The aryl groups and heterocyclic groups may carry any additional substituents, e.g. additional alkyl groups, preferably containing up to 3 carbon atoms such as methyl or ethyl, halogen such as chlorine or bromine, hydroxyl, alkoxy, preferably containing up to 3 carbon atoms such as methoxy or ethoxy, hydroxylalkyl, alkylthio, aryl such as phenyl, aralkyl such as benzyl, amino, substituted amino or nitro.

Examples of suitable sensitizers are the compounds represented by the following formulae:

Sensitization maximumin nm.

p i N? C=CH-CH= N 01046 I 22115 zu (EN ?-CH2 C=CHCH=C 43H; 0104 N l N C2 5 (I'JHa 572 H;OC ZN 9 N CH-CH 01 H1 6H; L...:.:...' (3H p40 S H;CC-

t i o=on-on= \N No,

Sensitization maximum in w e. o m c w m M C o 0 m m N G a m m N 0 0 n m J H H E C w ndy O\/$ 6 0 N c m" m The dyes according to the invention may be prepared by known methods. Reference is made to the paper by Beattie et al., J. Chem. Soc. 1932, 260, US. Pat. specification 2,393,743 and British patent specification 620,801. OC-SllbStitlltfid. trimethine cyanines of Formula I are easily obtained by condensing the correspondingly substituted methylene compounds of Formula IV in which Y, R n and Z have the meanings indicated above with acetanilide compounds of Formula V in which Z R p and X- have The reaction may be carried out at temperatures ranging from 15 C. to the reflux temperature of the mixture and the reactants can be applied in equimolar or approximately equimolar proportions.

The reaction may be carried out in the presence or absence of a condensing agent, for example a trialkylamine, in an inert solvent, for example an alcohol, e.g. ethanol or acetic acid anhydride.

The tit-substituted compounds of formulae II and III are obtained correspondingly by condensing an aldehyde of formula VI or VII in which R R, R and R have the meanings already indicated with a methylene compound of formula IV, in the presence of at least an equivalent quantity of an acid, e.g. acetic acid. Condensation may also advantageously be performed in glacial acetic acid in the presence of a condensing agent such as phosphorous oxychloride. Thiazole aldehydes of formula VI can easily be obtained from the corresponding thiazoles by a Vilsmeier reaction as described in German patent specifications No. 1,137,024 and 1,147,584.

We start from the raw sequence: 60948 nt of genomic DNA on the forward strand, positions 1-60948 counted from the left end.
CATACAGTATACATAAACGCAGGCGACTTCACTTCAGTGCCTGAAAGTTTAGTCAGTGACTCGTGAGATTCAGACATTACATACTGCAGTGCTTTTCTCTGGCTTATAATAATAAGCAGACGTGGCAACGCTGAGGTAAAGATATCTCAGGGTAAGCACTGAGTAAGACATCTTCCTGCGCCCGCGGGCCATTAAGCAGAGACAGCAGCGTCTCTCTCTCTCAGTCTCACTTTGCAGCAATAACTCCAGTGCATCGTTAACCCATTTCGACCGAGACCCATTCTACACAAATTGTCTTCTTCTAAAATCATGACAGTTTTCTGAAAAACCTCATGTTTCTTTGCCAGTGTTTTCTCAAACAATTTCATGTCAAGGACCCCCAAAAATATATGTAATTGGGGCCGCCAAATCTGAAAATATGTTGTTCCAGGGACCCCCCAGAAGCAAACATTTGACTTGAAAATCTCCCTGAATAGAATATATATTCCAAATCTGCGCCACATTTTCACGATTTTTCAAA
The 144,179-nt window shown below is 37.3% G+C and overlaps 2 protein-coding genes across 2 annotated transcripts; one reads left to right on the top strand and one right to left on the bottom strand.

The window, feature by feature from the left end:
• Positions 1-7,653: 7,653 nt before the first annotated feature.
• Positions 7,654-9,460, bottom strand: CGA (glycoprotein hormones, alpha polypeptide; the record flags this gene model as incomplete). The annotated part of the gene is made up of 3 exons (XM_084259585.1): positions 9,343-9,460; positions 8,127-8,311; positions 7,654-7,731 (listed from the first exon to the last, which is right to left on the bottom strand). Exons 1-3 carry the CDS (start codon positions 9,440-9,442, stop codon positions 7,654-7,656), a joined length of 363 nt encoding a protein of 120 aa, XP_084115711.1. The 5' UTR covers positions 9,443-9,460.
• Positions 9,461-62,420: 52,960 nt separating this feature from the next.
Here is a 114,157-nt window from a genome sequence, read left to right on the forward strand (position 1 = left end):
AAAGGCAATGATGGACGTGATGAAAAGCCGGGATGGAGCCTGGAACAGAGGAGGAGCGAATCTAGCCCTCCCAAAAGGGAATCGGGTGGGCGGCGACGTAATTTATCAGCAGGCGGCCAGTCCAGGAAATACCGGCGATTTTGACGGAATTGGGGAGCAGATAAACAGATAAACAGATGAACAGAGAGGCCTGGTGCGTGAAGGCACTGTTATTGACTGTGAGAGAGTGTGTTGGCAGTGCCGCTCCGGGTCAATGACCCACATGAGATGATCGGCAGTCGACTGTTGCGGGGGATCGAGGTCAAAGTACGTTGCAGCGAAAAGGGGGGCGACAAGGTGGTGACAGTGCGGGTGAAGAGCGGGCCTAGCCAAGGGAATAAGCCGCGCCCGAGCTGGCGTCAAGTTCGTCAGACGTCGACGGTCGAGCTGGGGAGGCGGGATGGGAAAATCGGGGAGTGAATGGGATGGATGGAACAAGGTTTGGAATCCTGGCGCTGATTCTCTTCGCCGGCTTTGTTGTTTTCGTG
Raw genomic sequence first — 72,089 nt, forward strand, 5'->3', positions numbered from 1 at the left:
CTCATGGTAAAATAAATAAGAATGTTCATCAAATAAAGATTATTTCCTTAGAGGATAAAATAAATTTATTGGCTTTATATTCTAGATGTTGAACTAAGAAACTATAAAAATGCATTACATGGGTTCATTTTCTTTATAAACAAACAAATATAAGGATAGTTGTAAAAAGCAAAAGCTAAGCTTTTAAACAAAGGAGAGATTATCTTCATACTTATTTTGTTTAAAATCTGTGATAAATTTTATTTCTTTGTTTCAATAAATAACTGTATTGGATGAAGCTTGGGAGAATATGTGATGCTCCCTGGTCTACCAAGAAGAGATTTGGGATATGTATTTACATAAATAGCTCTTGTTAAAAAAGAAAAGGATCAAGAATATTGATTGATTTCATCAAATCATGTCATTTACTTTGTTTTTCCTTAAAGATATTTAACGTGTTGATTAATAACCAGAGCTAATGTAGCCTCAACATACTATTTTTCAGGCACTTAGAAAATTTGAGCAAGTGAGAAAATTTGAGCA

'y-Nitro-pentamethine cyanines of formula I are described in Liebigs Ann. Chem. 715, pages 74-89 (1968). The preparation of dyes 27, 29 and 30 is described in detail below:

Dye 27 2.3 g. of Z-benzoylmethylene-1-methyl-dihydroquinoline and 2.3 g. of 1 methyl 2 phenyl indoaldehyde 3 are heated under reflux in 5 ml. of glacial acetic acid and 5 ml. of acetic acid anhydride for 20 minutes. The mixture is cooled and precipitated with a sodium perchlorate solution. The dye is suction filtered and recrystallized twice from 150 ml. of methanol. 2.9 g. of dye are obtained. M.p. 176178 C.; absorption maximum 470 nm. (in acetone).

Dye 29 1.0 g. of 2-cyanomethylene-3-ethyl-benzothiazole and 1.7 g. of 4-acetanilidovinyl-1,3-dimethyl-pyrimidoue-2- perchlorate are heated under reflux in 10 ml. of acetic acid anhydride for 10 minutes. The dye precipitates on boiling. The mixture is cooled and the dye is suction filtered and recrystallized from methanol. Yield=11.4 g., m.p.: 268-269 0., absorption maximum 525 nm. (in acetone).

18 Dye 30 2.0 g. of 2-cyanomethylene-3-methyl-thiazoline and 2.9 g. of 2-methyl-phenylamine-4-phenyl-thiazole-aldehyde-S in 10 ml. of glacial acetic acid to which 2 ml. of phosphorous oxychloride have been added are heated on a steam bath for 5 minutes. The mixture is then cooled and the dye is precipitated with sodium perchlorate solution, suction filtered and recrystallized twice from 75 ml. of glacial acetic acid. Yield=3.4 g., M.p.: 188 C., absorption maximum 493 nm. (in methanol).

The sensitizers to be used according to the invention eflect spectral sensitization in direct positive silver halide emulsions, resulting in exceptionally high sensitivity and excellent steepness of the gradation. The direct positive images obtained have an exceptionally slight fog. If sensitizers of a similar structure but without the negatively acting substituents in the polymethine chain are used for comparison, very little or no sensitization is observed. The gradation obtained is very flat and the fog in the positive image is so heavy that practical use is impossible.

The excellent sensitizing effect of the compounds is preserved even in the presence of dissolved or emulsified color couplers.

The sensitizers to be used according to the invention may be employed in any silver halide emulsion. The silver halide may be silver chloride, silver bromide or a mixture thereof, to which a small quantity of silver iodide may be added. The silver halides may be dispersed in the usual hydrophilic binders, for example carboxymethyl cellulose, polyvinyl alcohol, polyvinyl pyrrolidone, alginic acid and its salts, esters or imides or proteins, preferably gelatin.